Mirror glaze: Cherry juice, coconut milk, cocoa, chocolate, agar-agar

Comments: Vegan baking is not simple. Fran’s book takes that challenge and turns it into art. I don’t think it is right to publish the full recipe for such a complex cake, when so much work and effort went into its design and optimization. But the cake component, which by the way, stands beautifully on its own, can be made according to the recipe she published in her website (click here). In that version, the cake is covered with a vegan ganache and ends up very elegant in its simplicity. It remains as one of her most popular cakes, and having made it, I can understand why.

For the decorations, I tempered chocolate and used some of it to pipe designs on acetate sheet. The remaining I spread over transfer sheets (I get mine usually at bakedeco.com) and before it was fully set I cut small triangles. Fran’s version in the cookbook used fresh cherries covered in tempered chocolate, but they are not in season at the present time, so I went with my Plan B.

Everything works perfectly well in this cake, I would not change a thing. The cake is intensely chocolate-y, the two mousse components soften the overall taste. I really like the texture of glazes made with agar-agar instead of gelatin, find it a lot easier to work with and more reproducible. Gelatin-based glazes tend to get a bit slimy, particularly if sitting at room temperature for a while.

To get Fran’s cookbook – a must-have if you are into baking adventures – follow this link to amazon.

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ONE GIFT, ONE DOUGH, TWO RECIPES

Last month my dear friend Louise sent me a wonderful gift: a box with many (and by many I mean more than 50!) little tartlet tins in several different shapes and sizes. I was speechless, and so touched by her generosity! It is now time to share my first adventure with this special gift. A single dual-purpose dough was used to make little tarts and a modernized version of Linzer cookies. The recipe for the dough comes from Haniela’s blog. She is one of the cookie artists I follow and try to learn from. I suspect it will become my default dough for sweet tarts. The texture is perfect, and I loved the way it is intensely flavored with vanilla.

CHOCOLATE GANACHE MINI-TARTLETS
(dough recipe from Haniela’s)

for the dough:
430g all-purpose-flour
1/8 tsp salt
160g powdered sugar
3 egg yolks
2 tsp vanilla bean paste or vanilla extract
226 g unsalted butter, at room temperature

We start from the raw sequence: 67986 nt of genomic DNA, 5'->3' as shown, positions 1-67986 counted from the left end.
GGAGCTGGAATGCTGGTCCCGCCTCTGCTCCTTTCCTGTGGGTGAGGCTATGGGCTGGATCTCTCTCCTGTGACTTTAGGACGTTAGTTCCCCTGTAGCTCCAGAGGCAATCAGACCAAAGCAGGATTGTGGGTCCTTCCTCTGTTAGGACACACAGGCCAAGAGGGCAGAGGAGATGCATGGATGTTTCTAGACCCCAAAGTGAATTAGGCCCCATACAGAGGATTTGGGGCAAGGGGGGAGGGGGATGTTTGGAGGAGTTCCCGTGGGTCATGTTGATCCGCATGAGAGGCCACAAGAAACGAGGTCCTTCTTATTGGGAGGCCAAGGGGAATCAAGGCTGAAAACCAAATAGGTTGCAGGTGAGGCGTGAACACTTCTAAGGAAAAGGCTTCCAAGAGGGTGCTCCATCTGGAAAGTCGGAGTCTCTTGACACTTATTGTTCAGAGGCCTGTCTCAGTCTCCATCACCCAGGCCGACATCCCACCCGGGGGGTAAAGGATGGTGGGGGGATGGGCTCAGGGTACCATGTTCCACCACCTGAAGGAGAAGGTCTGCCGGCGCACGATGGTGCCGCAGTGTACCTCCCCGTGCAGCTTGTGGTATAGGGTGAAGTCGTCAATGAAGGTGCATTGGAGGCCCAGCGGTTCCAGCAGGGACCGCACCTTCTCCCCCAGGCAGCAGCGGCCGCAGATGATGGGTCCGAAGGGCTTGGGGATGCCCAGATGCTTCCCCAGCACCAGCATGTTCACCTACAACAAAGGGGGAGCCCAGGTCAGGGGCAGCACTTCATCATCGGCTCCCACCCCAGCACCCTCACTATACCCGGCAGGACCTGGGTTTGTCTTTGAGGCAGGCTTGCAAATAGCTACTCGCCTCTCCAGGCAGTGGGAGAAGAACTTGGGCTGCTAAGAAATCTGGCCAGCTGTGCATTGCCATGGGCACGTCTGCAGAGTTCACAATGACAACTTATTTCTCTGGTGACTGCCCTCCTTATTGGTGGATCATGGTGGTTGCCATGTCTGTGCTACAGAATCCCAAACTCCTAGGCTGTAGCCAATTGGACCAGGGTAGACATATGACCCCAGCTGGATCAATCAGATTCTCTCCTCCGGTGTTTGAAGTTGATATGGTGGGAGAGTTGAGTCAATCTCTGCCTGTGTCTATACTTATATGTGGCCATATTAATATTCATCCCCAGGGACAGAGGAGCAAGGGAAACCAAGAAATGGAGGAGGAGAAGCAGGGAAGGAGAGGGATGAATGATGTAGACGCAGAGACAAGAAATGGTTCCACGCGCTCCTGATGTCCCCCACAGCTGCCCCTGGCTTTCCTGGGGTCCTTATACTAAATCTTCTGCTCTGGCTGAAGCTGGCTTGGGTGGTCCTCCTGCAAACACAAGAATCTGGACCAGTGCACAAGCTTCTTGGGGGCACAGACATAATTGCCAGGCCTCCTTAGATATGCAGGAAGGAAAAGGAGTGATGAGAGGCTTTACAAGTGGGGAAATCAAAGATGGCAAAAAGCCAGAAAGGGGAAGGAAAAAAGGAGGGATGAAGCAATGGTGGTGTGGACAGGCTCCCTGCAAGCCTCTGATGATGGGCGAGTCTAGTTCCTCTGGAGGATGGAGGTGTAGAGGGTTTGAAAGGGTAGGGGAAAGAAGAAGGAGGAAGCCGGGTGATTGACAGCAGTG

for the filling:
6oz dark chocolate, cut in small pieces
1/2 cup heavy cream
1/8 tsp orange oil
sprinkles to decorate (optional)

Sift flour and salt. Set aside. In a mixer fitted with a paddle beater, mix butter and powdered sugar until smooth. In a small dish whisk together egg yolks and vanilla. Gradually beat egg yolk mixture into the creamed butter. Scrape the bowl a few times as needed.

On low-speed, gradually add flour mixture to butter mixture. Mix until it starts to come together. If the dough is too crumbly, add 1tsp milk. Do not overwork the dough. Invert the dough onto a clean work surface or into a large bowl and gather dough together with your hands into a ball. Then form the dough into a disk, wrap it in the foil and chill for 1 to 2 hours.

Heat oven to 350F. Place mini tart shell molds onto a baking sheet. Spray with a non-stick spray, set aside. Take out the chilled dough, cut it in half. Let if soften for 5 minutes. Roll it to 1/8 inch rolling. Cut out as many rounds as you can. Gather scraps and re-roll. Shape the tarts and use a fork to prick the bottom of the shells. Bake at 350F for 12-14 minutes until golden around the edges.

Let cool for 10-15 minutes before removing tarts from the molds. Turn the mold upside down and tap it firmly onto your work surface to release the shell. Let the tarts cool before adding a filling.

Make the filling: place the chocolate in a bowl, heat the heavy cream to almost boiling, and pour over the chocolate. Wait a few minutes, add the orange oil, and gently stir until fully smooth. Let the ganache cool for about 5 minutes, then place in a piping bag and fill the tartlets, smoothing the top. Decorate with sprinkles, if desired. Place in the fridge to set the ganache for about 30 minutes. Serve at room temperature.

ENJOY!

to print the recipe, click here

Comments: Check Hani’s site for detailed step-by-step instructions. As she shows, the best way to shape the dough is using an empty tin of the same format to press it in, with a Saran wrap type plastic over the dough to protect it. Works like a charm (check top right picture in composite above). You can make many tartlets and store them in the freezer for a mini-tartlet emergency…

The same exact dough can be rolled and cut into any shape you like to make a Linzer version. I went with a teardrop and cut-out small flower shapes for the top layer.

Simply bake the cookies, let them cool, and spread a thin layer of the jam of your choice. I used seedless raspberry jam for this batch.

A little shower with powdered sugar is optional, but in my opinion, a nice finishing touch.

The dough is wonderful to work with, and as a cutout cookie, it held the shape well. The tartlets puffed up a bit, but midway through baking I pressed them down gently. Perfect texture.

A big thank you to Louise and Haniela!